Port Taranaki’s investment in its future growth and sustainability has been highlighted in the company’s result for the first half of the 2018-19 financial year.
While revenue for the six months to 31 December 2018 was fairly stable at $23.7 million – down 2.5% on the $24.3m recorded for the equivalent period the previous year – the impact of increased operating expenditure resulted in net profit after tax dropping 35% to $4m.
Operating expenditure increased 14% to $17.3m as Port Taranaki undertook some extraordinary one-off expenditure, involving the repurposing of buildings and clearing of land to accommodate changing trade.
“We have made significant investments and changes to our business during the period to grow trade, adapt to changes in the shipping industry, meet our customers’ needs, and make us sustainable in the long term,” Port Taranaki chief executive Guy Roper said.
“This work has included the removal of the coolstore on Blyde Wharf to allow for increased berth-side storage space for the growing log trade, the repurposing of the Craig Norgate Store to accommodate a customer’s requirement for greater on-site animal feed storage, and the removal of other buildings to allow space for future development or storage.”
Total trade volumes were down 10% to 2.6m tonnes through a combination of outages and maintenance shutdowns in the oil and gas sector, and reduced demand for supplementary animal feed. Bulk liquids trade was down 16% to 1.7m tonnes, while dry bulk was down 9% to 381,000 tonnes.
“The Pohokura gas pipeline outage and a maintenance shutdown at Methanex resulted in reduced production, while our dry bulk trade was down, but this must be viewed in context of the extraordinary trading conditions for the first half of last year,” Mr Roper said.
“During that period the hot and dry on-farm conditions resulted in a 53% rise in dry bulk trade as farmers looked to support stock with supplementary feed. This year we are at expectations, but the on-farm conditions meant the high levels of stock feed demand of the previous year was not repeated.”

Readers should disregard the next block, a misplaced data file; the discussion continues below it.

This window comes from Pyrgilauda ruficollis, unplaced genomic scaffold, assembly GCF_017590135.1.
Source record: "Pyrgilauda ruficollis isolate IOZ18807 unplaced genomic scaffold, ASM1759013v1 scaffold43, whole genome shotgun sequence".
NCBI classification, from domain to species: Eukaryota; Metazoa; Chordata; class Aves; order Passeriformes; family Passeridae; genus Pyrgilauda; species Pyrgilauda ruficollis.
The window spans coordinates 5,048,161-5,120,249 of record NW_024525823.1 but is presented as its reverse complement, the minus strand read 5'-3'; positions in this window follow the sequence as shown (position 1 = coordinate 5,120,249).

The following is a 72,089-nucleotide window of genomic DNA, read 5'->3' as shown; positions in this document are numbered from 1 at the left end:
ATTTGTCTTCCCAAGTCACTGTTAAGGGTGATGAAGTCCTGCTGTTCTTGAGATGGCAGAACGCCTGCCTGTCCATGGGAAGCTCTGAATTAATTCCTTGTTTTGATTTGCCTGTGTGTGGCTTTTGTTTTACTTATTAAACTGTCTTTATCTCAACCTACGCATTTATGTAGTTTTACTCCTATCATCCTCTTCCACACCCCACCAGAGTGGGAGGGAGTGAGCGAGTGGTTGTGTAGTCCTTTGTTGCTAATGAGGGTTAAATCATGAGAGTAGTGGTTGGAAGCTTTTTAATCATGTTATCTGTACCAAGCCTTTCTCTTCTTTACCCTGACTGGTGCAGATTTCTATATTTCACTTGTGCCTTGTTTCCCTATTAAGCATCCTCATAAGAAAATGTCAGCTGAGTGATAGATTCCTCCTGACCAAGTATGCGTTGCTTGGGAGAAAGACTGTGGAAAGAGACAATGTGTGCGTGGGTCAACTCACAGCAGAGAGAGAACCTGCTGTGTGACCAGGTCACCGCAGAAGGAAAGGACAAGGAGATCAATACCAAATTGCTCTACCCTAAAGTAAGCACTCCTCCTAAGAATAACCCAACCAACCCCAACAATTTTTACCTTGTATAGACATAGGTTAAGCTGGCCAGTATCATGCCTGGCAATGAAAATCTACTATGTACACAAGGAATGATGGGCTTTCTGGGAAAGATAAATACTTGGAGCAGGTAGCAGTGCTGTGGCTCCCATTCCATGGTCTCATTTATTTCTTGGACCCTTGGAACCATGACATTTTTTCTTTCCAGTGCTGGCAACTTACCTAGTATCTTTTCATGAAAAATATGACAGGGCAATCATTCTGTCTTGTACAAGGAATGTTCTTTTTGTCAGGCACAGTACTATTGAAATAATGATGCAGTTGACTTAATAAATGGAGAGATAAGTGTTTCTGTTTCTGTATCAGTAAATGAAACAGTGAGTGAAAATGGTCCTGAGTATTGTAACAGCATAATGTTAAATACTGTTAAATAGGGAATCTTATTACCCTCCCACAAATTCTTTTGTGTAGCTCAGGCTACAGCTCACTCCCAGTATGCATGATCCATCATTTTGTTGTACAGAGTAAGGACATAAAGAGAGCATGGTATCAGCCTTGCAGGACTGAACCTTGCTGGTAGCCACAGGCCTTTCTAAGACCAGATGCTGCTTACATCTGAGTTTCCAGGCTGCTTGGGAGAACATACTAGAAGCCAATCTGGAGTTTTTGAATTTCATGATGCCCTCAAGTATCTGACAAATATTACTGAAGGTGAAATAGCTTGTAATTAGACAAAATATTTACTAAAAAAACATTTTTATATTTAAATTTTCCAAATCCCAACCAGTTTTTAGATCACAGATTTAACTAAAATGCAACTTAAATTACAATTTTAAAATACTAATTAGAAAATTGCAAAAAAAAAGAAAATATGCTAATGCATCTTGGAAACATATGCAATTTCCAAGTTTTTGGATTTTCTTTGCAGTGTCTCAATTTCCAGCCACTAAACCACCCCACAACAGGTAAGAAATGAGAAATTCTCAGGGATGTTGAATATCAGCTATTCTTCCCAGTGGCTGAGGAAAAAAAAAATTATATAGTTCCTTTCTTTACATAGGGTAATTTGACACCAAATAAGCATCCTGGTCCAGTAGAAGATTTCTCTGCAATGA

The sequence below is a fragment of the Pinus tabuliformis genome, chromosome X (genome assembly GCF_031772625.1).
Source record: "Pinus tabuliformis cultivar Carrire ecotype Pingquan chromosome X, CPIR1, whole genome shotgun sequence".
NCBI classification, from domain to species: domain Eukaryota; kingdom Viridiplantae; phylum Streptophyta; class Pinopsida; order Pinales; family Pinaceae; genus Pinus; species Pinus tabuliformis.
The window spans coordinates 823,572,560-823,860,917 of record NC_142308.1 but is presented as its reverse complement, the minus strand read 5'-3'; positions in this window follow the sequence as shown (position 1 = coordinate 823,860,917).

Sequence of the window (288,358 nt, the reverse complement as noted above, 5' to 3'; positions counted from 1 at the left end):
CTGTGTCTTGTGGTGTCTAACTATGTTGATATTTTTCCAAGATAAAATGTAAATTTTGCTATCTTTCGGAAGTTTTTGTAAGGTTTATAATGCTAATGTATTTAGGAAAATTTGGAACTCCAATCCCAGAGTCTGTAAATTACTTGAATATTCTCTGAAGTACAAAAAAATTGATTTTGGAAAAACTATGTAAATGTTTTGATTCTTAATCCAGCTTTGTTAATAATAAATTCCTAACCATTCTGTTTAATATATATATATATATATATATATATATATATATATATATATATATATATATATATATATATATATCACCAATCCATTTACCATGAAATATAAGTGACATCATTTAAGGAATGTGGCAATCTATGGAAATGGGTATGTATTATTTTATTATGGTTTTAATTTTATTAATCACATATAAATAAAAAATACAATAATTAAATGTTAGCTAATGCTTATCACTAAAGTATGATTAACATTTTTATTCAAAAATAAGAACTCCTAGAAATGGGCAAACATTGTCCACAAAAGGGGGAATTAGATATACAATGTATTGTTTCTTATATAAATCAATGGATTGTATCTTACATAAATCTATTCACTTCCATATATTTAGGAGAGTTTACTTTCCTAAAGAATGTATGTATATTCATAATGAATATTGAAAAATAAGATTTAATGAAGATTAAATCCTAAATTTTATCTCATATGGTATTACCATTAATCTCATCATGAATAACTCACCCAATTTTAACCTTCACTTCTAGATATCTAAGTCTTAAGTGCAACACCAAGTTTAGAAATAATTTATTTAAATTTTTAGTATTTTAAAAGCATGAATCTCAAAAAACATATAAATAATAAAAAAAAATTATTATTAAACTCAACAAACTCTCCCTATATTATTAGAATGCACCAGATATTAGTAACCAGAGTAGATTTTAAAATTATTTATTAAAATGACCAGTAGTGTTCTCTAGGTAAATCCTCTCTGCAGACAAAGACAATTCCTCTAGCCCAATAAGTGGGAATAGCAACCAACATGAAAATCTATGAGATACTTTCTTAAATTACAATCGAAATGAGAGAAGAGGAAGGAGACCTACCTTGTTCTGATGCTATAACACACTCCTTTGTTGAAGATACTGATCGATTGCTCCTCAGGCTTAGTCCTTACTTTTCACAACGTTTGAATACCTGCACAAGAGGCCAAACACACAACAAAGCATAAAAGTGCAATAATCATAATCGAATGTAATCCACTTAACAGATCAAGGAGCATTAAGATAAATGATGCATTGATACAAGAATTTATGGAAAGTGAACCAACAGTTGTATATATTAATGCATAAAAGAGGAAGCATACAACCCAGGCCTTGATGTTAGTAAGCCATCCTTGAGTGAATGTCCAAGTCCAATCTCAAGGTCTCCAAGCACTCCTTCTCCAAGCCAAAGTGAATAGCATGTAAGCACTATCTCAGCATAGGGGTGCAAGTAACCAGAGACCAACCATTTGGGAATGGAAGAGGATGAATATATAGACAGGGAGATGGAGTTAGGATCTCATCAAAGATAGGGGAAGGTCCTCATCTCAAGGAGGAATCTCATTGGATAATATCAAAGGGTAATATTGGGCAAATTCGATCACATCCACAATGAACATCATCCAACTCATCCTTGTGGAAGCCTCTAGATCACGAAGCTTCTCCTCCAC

As a result of the decreased oil and gas production and animal feed demand, total vessel visits were down 15% on the equivalent period.
The log business continues to shine, with another period of sustained growth recorded. Log volumes for the period were 425,000 JAS (Japanese Agricultural Standard), up 82,000 JAS or 24%, with revenue increasing by 18% and log vessel visits up 53%.
“We expect this increased trade to continue and have therefore created greater storage space to meet this demand,” Mr Roper said.
Revenue from Port Taranaki’s offshore support business was up 9% on the same period last year, and this is forecast to continue as offshore maintenance and exploration activity resumes.
An interim dividend of $5.46m to Port Taranaki’s sole shareholder, the Taranaki Regional Council, has been approved.
Port Taranaki chairman Peter Dryden said it was expected that trading conditions in the second half of the year would soften, primarily because of further work being undertaken at Pohokura by OMV, and the weather affecting animal feed trade. However, total trade volumes were forecast to be consistent with prior years at above 5m tonnes.
“With the recent arrival of the COSL Boss rig for OMV signalling the start of potentially two years of offshore activity and the return to full production of the Pohokura field, the continual growth of the log business, and the important infrastructure changes that have been made to further develop and support trade, we believe Port Taranaki is in a solid position looking ahead,” Mr Dryden said.